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Dr. Michael Fox, Published September 27 2013

Dr. Fox: Tap water causes tearstains

Q: A reader wrote to you recently about his poodle’s eye tearstains. I have a suggestion that worked for my white shih tzu-poodle mix.

While I was walking my dog about 4½ years ago, a woman stopped to admire my little Danny Boy. Unfortunately, he had those horrible tearstains. While we were chatting, the woman told me she worked for a pet food company and suggested I not give my dog tap water, but bottled water. Immediately I started using what I had in the house (Iron Mountain). It took a couple of months, but it worked! No more stains! Thanks for your dedication to all God’s creatures.

A: Many thanks for your mutually supporting letters sharing your evidently effective remedy for tearstained faces in your dogs.

This is a common problem and is yet another reason why dogs (and cats, too) should not be given municipal tap water to drink, the hazards of which are detailed in “Dr. Fox’s Library” on my website.

Q: Our 8-year-old female cat has been diagnosed with COPD (chronic obstructive pulmonary disease). The vet has her on prednisone. She also had a shot of a longer-lasting antibiotic to treat bronchitis. Is there anything we can do to help with the congestion/coughing? -- F.P., Stratford, CT

A: I am concerned about this standardized treatment that proves effective most often on a one-shot, hit-and-miss basis and can have some harmful consequences from steroid and antibiotic side effects.

Many cats with symptoms like yours actually have food allergy-related asthma, and they get better when triggering ingredients – such as corn or fish – are removed from their diets.

I would follow a holistic and alternative approach. In addition, provide your cat with daily probiotics that have been shown to significantly help children suffering from asthma. Also check the archives on my website, DrFoxVet.com, for more suggestions.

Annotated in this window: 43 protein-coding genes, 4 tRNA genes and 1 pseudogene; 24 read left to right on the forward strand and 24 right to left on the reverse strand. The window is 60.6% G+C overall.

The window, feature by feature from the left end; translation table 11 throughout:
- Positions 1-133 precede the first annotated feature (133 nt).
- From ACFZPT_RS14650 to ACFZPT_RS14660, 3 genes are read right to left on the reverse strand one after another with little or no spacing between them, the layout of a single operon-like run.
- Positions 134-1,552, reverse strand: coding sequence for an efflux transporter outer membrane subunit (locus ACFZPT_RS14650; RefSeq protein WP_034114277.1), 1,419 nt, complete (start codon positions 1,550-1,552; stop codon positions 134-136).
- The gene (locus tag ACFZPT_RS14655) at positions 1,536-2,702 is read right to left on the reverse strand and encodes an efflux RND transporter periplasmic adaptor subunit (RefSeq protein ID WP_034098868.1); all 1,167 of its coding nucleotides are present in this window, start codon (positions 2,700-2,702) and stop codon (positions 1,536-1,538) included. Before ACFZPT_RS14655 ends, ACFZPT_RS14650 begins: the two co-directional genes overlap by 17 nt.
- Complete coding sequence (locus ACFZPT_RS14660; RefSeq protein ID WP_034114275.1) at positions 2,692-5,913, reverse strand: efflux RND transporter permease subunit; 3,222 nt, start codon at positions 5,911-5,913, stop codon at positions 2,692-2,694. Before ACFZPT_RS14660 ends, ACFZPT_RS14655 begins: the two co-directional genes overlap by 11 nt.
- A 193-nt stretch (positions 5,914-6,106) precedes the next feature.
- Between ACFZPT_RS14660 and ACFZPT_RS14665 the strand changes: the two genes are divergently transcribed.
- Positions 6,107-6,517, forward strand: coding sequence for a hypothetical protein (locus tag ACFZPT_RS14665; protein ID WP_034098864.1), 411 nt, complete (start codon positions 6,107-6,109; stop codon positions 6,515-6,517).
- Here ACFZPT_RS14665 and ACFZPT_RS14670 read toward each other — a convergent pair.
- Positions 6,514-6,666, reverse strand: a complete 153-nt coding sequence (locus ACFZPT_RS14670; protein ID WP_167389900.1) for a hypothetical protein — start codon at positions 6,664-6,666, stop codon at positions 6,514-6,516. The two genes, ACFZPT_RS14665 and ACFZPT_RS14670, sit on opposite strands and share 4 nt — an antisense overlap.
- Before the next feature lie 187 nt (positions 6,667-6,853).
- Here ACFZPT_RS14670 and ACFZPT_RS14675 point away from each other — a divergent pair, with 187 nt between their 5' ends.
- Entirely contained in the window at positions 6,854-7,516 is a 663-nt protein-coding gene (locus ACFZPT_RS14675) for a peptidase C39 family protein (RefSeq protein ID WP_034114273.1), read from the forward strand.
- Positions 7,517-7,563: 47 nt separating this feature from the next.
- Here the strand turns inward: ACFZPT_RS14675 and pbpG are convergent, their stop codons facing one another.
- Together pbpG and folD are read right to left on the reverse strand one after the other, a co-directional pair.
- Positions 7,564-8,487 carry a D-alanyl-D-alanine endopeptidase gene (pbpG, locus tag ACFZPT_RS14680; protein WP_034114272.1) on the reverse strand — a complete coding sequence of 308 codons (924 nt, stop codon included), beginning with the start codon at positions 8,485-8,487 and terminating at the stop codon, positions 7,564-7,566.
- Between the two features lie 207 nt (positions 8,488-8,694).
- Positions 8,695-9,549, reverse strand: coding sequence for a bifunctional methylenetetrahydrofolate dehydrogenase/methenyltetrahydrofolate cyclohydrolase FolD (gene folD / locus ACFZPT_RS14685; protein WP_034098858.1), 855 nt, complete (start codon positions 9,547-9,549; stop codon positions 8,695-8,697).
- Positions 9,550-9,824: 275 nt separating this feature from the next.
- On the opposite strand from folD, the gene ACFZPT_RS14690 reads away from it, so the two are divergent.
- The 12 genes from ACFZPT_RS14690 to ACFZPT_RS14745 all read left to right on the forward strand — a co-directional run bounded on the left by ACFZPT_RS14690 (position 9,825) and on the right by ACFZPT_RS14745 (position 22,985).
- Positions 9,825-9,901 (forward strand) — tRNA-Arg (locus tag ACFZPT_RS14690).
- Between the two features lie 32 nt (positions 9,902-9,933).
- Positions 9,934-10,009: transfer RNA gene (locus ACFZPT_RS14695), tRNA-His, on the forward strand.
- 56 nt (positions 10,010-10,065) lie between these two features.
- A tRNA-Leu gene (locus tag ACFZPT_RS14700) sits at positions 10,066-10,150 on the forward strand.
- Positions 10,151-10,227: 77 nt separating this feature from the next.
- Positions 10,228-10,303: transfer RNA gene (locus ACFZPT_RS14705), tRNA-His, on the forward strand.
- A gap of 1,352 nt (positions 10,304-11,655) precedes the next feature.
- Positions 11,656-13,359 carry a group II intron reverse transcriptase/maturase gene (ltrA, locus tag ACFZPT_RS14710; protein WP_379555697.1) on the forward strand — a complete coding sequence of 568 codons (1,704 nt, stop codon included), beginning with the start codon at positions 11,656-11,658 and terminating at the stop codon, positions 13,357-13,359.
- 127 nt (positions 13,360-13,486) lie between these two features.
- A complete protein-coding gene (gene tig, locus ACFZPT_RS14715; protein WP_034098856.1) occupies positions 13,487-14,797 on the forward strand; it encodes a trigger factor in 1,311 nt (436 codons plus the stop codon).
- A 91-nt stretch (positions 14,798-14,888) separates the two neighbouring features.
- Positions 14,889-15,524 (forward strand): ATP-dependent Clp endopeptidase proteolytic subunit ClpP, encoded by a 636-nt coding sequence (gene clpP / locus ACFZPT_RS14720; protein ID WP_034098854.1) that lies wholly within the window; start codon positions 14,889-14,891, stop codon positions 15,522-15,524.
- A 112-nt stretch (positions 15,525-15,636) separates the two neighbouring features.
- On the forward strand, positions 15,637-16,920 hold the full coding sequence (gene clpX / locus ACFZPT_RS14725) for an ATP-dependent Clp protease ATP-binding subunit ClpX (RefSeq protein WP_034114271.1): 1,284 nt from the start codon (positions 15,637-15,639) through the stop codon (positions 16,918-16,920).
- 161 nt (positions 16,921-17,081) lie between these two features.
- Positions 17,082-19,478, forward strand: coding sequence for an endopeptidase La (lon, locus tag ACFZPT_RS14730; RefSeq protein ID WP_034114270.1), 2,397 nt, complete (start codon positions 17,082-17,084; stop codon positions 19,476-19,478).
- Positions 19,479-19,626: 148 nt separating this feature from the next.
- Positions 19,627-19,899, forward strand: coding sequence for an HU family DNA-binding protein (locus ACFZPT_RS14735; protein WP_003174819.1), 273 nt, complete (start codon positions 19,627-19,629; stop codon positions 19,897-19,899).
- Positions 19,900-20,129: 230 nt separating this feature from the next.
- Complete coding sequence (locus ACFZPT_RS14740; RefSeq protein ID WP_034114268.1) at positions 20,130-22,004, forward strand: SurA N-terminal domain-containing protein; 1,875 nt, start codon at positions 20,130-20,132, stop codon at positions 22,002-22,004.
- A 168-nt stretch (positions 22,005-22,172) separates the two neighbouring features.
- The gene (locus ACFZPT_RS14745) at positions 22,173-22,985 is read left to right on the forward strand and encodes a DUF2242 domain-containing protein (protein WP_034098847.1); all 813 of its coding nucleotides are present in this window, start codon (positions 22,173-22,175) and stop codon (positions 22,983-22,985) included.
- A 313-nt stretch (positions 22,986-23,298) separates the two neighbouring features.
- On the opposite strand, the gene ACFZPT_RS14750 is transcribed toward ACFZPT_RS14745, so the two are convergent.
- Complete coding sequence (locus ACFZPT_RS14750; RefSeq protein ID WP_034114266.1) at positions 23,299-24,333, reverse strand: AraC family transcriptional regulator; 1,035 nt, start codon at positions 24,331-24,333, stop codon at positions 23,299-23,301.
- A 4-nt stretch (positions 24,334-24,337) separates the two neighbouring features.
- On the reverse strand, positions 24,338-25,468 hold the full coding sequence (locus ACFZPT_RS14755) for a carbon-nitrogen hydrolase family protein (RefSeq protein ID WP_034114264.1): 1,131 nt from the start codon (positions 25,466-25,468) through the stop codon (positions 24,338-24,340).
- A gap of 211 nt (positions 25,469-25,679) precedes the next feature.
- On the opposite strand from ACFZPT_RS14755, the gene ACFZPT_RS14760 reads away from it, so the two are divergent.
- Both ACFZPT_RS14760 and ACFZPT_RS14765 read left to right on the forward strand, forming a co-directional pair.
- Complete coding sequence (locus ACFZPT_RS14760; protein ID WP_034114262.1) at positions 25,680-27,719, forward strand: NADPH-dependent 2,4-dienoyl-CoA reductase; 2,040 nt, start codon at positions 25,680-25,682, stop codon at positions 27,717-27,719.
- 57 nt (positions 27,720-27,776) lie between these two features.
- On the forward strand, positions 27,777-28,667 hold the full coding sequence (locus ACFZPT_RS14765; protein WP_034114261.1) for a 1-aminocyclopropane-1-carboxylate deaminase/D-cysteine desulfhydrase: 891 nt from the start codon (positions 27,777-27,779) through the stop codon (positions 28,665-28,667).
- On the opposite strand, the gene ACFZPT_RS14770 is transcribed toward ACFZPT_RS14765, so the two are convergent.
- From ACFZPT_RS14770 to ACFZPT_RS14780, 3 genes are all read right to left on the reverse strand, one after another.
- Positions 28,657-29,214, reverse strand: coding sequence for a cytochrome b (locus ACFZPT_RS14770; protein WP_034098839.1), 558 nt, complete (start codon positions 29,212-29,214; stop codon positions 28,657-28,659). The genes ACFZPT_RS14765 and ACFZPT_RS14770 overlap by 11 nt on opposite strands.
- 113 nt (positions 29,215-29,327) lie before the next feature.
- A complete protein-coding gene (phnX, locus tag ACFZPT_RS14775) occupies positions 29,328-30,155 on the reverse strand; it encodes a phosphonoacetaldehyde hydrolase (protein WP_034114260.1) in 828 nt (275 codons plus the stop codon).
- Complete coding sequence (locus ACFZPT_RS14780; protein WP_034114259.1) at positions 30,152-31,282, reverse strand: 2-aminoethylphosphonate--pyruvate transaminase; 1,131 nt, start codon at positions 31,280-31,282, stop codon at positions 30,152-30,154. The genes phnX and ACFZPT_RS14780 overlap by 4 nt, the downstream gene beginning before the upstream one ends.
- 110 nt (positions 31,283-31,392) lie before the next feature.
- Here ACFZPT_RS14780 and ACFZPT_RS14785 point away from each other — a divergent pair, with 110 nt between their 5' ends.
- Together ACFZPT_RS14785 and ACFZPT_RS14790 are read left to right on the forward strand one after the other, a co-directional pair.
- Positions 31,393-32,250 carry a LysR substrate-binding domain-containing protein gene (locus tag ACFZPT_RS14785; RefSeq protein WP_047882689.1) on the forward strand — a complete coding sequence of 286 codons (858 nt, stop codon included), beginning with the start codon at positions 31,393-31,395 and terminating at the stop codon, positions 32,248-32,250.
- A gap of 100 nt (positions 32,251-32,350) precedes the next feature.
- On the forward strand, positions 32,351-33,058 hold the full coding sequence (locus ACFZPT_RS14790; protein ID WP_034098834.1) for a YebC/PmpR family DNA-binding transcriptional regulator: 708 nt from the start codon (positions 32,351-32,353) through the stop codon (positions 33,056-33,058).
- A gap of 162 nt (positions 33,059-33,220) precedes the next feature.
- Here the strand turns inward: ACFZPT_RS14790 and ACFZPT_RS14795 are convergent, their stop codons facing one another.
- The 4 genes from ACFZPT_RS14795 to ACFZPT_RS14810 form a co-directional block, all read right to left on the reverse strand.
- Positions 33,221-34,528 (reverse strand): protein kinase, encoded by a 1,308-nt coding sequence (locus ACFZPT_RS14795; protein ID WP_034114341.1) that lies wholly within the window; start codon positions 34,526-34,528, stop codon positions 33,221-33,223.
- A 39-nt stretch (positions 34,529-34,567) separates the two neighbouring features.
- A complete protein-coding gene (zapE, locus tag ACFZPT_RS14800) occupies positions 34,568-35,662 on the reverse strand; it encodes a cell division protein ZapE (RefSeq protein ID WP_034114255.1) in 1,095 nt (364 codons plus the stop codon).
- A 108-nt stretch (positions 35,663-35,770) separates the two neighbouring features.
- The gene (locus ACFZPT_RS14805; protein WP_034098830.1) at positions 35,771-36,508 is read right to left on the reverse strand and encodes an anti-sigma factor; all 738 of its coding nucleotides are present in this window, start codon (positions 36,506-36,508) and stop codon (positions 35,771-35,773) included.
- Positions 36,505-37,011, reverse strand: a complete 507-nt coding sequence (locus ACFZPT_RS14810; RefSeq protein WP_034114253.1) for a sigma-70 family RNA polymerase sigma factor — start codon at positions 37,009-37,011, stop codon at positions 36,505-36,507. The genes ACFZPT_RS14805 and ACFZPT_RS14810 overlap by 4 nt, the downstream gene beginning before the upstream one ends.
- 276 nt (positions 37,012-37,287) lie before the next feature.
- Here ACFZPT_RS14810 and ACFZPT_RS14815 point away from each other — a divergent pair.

Cats who are allowed outdoors and who kill and eat birds and small mammals should be checked for lungworm parasites, since some wild prey can carry these worms and infest cats, causing respiratory problems. Slugs and snails also carry a parasitic worm species that has been implicated in lung disease in dogs and foxes.

Q: I acknowledge you’ve written about the risks of toxic plants, but I don’t remember seeing anything discussing moss. Not the shade-loving, dense form, but the kind that looks a bit like slimy snot when lifted from wet rocks or perpetually wet areas.

For several years, our backyard has had a problem from runoff coming from a neighbor’s pool. To their credit, they’ve tried to repair the pool and berm landscape; however, the water seems to have no boundaries, and the problem has gotten worse.

My concern here is that our dog – our third in just a few years – is suffering identical problems that our first two went through. He’s constantly licking his paws and legs to a point of hot spots, and he has foamy hacking and frequent bowel movements. How do you test for toxic organisms in moss? My vet has only been able to treat the symptoms.

Our first dog lived for two years after we moved here. Our second dog only lived to be 4 years old. Our third is 6 years old now. When he was 3, he started developing focal seizures that seem to come about only in the rainy season and summer months. This dog has had greater exposure to the slime.

We’ve attempted to fix the problem with landscape solutions, but the water continues to surface, killing the grass and taking over the swath of ground our dog runs on. I’m perplexed as to a solution, short of building a bridge.

Is the moss what’s making our pets’ health compromised? Please let me know what you make of this. -- C.B., Clayton, Mo

A: Some pool chemicals, especially chlorine compounds, could cause serious dermatitis and possibly seizures. But the “moss” that you describe is most probably a species of algae that can be toxic to dogs – it causes liver damage, nausea, vomiting and seizures. That is why I advise people to never allow their dogs to drink from standing water in the summer months when algae bloom. Blue-green algae are especially hazardous.

You need to get to the bottom of this health hazard with your neighbor. Where there’s standing water with slimy, potentially toxic algae, there can also be botulism bacteria, producing one of the most deadly poisons to humans and other animals. Our communities would be generally healthier without swimming pools, lawns and golf courses, and with more attention to creating more environmentally friendly, chemical-free environments.

Send your questions to Dr. Fox in care of The Forum, Box 2020, Fargo, ND 58107. The volume of mail received prohibits personal replies, but questions and comments of general interest will be discussed in future columns. Visit Dr. Fox’s website at www.twobitdog.com/DrFox.